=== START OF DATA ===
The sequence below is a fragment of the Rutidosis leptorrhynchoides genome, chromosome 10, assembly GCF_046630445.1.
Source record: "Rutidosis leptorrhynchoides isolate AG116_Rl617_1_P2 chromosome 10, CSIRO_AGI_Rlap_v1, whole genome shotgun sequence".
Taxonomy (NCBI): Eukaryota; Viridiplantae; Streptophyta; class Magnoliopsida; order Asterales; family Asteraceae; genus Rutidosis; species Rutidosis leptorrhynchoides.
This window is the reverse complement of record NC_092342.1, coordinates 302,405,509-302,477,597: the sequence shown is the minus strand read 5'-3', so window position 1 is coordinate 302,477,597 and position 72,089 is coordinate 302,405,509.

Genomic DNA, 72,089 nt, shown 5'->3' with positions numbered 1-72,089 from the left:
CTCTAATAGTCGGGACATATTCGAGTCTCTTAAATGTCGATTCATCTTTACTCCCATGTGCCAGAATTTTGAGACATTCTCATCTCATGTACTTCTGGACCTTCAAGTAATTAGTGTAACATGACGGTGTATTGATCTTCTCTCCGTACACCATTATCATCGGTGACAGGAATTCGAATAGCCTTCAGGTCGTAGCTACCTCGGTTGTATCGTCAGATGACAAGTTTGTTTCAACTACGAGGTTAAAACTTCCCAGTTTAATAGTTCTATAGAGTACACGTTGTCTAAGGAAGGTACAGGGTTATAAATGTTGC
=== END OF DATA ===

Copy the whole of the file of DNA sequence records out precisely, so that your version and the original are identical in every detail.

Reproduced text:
The sequence below is a fragment of the Rutidosis leptorrhynchoides genome, chromosome 10, assembly GCF_046630445.1.
Source record: "Rutidosis leptorrhynchoides isolate AG116_Rl617_1_P2 chromosome 10, CSIRO_AGI_Rlap_v1, whole genome shotgun sequence".
Taxonomy (NCBI): Eukaryota; Viridiplantae; Streptophyta; class Magnoliopsida; order Asterales; family Asteraceae; genus Rutidosis; species Rutidosis leptorrhynchoides.
This window is the reverse complement of record NC_092342.1, coordinates 302,405,509-302,477,597: the sequence shown is the minus strand read 5'-3', so window position 1 is coordinate 302,477,597 and position 72,089 is coordinate 302,405,509.

Genomic DNA, 72,089 nt, shown 5'->3' with positions numbered 1-72,089 from the left:
CTCTAATAGTCGGGACATATTCGAGTCTCTTAAATGTCGATTCATCTTTACTCCCATGTGCCAGAATTTTGAGACATTCTCATCTCATGTACTTCTGGACCTTCAAGTAATTAGTGTAACATGACGGTGTATTGATCTTCTCTCCGTACACCATTATCATCGGTGACAGGAATTCGAATAGCCTTCAGGTCGTAGCTACCTCGGTTGTATCGTCAGATGACAAGTTTGTTTCAACTACGAGGTTAAAACTTCCCAGTTTAATAGTTCTATAGAGTACACGTTGTCTAAGGAAGGTACAGGGTTATAAATGTTGC